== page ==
Imperial College London

DrCarolineColijn

Faculty of Natural SciencesDepartment of Mathematics

Visiting Professor
 
 
 
//

Contact

 

+44 (0)20 7594 2647c.colijn Website

 
 
//

Location

 

626Huxley BuildingSouth Kensington Campus

//

Summary

 

Publications

Citation

BibTex format

@article{Didelot:2017:molbev/msw275,
author = {Didelot, X and Fraser, C and Gardy, J and Colijn, C},
doi = {molbev/msw275},
journal = {Molecular Biology and Evolution},
pages = {997--1007},
title = {Genomic infectious disease epidemiology in partially sampled and ongoing outbreaks},
url = {http://dx.doi.org/10.1093/molbev/msw275},
volume = {34},
year = {2017}
}

RIS format (EndNote, RefMan)

TY  - JOUR
AB - Genomic data is increasingly being used to understand infectious disease epidemiology. Isolates from a given outbreak are sequenced, and the patterns of shared variation are used to infer which isolates within the outbreak are most closely related to each other. Unfortunately, thephylogenetic trees typically used to represent this variation are not directly informative about who infected whom { a phylogenetic tree is not a transmission tree. However, a transmission tree can be inferred from a phylogeny while accounting for within-host genetic diversity by colouring the branches of a phylogeny according to which host those branches were in. Here we extend this approach and show that it can be applied to partially sampled and ongoing outbreaks. This requires computing the correct probability of an observed transmission tree and we herein demonstrate how to do this for a large class of epidemiological models. Wealso demonstrate how the branch colouring approach can incorporate a variable number of unique colours to represent unsampled intermediates in transmission chains. The resulting algorithm is a reversible jump Monte-Carlo Markov Chain, which we apply to both simulated data and real data from an outbreak of tuberculosis. By accounting for unsampled cases and an outbreak which may not have reached its end, our method is uniquely suited to use in a public health environment during real-time outbreak investigations. We implemented this transmission tree inference methodology in an R package called TransPhylo, which is freely available from https://github.com/xavierdidelot/TransPhylo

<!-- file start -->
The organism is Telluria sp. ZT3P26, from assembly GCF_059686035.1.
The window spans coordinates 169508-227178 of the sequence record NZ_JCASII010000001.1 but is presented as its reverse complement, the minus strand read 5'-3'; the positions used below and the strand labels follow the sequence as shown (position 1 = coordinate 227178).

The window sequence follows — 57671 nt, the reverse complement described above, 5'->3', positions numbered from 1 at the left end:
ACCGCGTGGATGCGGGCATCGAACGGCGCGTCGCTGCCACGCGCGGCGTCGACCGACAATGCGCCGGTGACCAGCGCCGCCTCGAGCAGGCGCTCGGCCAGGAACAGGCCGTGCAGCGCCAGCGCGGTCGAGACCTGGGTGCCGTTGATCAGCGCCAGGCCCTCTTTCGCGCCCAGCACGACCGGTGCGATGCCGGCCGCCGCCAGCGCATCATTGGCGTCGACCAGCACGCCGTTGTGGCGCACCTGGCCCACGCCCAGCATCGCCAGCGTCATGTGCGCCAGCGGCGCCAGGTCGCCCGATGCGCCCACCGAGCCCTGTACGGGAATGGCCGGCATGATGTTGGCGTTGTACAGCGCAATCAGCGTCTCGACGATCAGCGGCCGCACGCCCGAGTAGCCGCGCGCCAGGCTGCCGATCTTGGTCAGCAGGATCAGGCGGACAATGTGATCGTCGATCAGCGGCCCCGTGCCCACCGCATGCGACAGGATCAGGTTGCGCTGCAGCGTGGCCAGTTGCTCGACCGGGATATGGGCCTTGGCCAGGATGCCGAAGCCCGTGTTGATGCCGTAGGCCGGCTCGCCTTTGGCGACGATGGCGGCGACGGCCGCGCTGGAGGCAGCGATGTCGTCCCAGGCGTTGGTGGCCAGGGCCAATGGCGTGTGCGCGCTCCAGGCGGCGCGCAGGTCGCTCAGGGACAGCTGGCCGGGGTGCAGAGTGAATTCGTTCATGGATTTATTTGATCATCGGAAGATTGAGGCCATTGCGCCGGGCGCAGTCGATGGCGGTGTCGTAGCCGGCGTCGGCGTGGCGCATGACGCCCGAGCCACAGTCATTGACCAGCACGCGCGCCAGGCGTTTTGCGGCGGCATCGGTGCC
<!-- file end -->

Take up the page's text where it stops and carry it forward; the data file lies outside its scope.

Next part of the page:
AU - Didelot,X
AU - Fraser,C
AU - Gardy,J
AU - Colijn,C
DO - molbev/msw275
EP - 1007
PY - 2017///
SN - 1537-1719
SP - 997
TI - Genomic infectious disease epidemiology in partially sampled and ongoing outbreaks
T2 - Molecular Biology and Evolution
UR - http://dx.doi.org/10.1093/molbev/msw275
UR - http://hdl.handle.net/10044/1/42711
VL - 34
ER -